Associated Press picks Julie Pace to serve as top editor

Associated Press picks Julie Pace to serve as top editor
© AP photo

The Associated Press has tapped veteran reporter and editor Julie Pace to serve as its top newsroom leader, the company announced Wednesday. 

Pace, formerly the outlet's Washington Bureau chief, will begin her new role as senior vice president and executive editor effective immediately. 

She replaces former top editor Sally Buzbee, who left the agency in May to replace Marty Baron as executive editor at The Washington Post, making her the first woman to lead the newspaper in its 144-year history.

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“This is a very exciting time for the AP – we’re a 175-year-old news organization with a new CEO and a new executive editor,” AP President and CEO Gary Pruitt, who is retiring at the end of the year, said in a statement. “Julie Pace has a vision for AP’s future that is in line with our longstanding values but also forward-thinking. She will do an excellent job.”

Daisy Veerasingham, AP executive vice president and chief operating officer, said Pace has "demonstrated strong, collaborative leadership and exceptional news judgment,” over the course of her career, which the AP plans to capitalize on under her leadership. 

Pace, in an interview with The New York Times published Wednesday morning, said people who view the AP as "a basic wire service putting out choppy sentences,” are misinformed. 

"If that is your impression of The AP, then you haven’t been paying attention to The AP We produce just incredibly high-level, sophisticated reports across all formats every day," she added.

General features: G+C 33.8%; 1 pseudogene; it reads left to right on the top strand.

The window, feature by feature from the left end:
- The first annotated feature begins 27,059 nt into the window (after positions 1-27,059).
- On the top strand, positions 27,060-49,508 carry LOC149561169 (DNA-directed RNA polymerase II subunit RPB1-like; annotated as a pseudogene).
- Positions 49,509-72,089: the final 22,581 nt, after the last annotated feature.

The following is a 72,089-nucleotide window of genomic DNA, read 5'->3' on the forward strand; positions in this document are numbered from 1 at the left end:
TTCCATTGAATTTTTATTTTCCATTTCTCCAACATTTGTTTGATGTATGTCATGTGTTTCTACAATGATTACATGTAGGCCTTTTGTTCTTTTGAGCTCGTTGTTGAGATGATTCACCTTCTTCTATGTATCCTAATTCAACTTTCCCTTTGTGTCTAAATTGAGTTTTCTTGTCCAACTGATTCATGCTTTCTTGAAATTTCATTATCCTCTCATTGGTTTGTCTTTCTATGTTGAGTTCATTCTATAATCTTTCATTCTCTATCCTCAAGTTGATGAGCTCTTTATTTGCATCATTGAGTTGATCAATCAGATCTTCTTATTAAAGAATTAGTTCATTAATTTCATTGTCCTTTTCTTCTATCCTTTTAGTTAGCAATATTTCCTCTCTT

Pace is the third consecutive woman to serve as AP executive editor, the outlet said, and will report to Veerasingham. 

She is originally from Buffalo, joining the AP in 2007 and serving in various roles including her most recent leading the Washington Bureau, which she began in 2017. 

Pace helped guide the AP's coverage of all of the major political and national news stories since then, including the 2018 midterm elections, coronavirus pandemic and Jan. 6 attack on the U.S. Capitol. 

“Being a fact-based news organization does not mean that everybody on every side of an issue gets equal hearing, gets equal voice,” Pace told the Times, reiterating her commitment to ensuring fact-based journalism at the AP. “In certain cases, the facts are just really clear, and we want to make sure that we are amplifying the facts and not muddying the facts. So Covid vaccines are safe. Climate change is real. There was no widespread fraud in the U.S. election. Those are not political positions; those are fact-based positions.”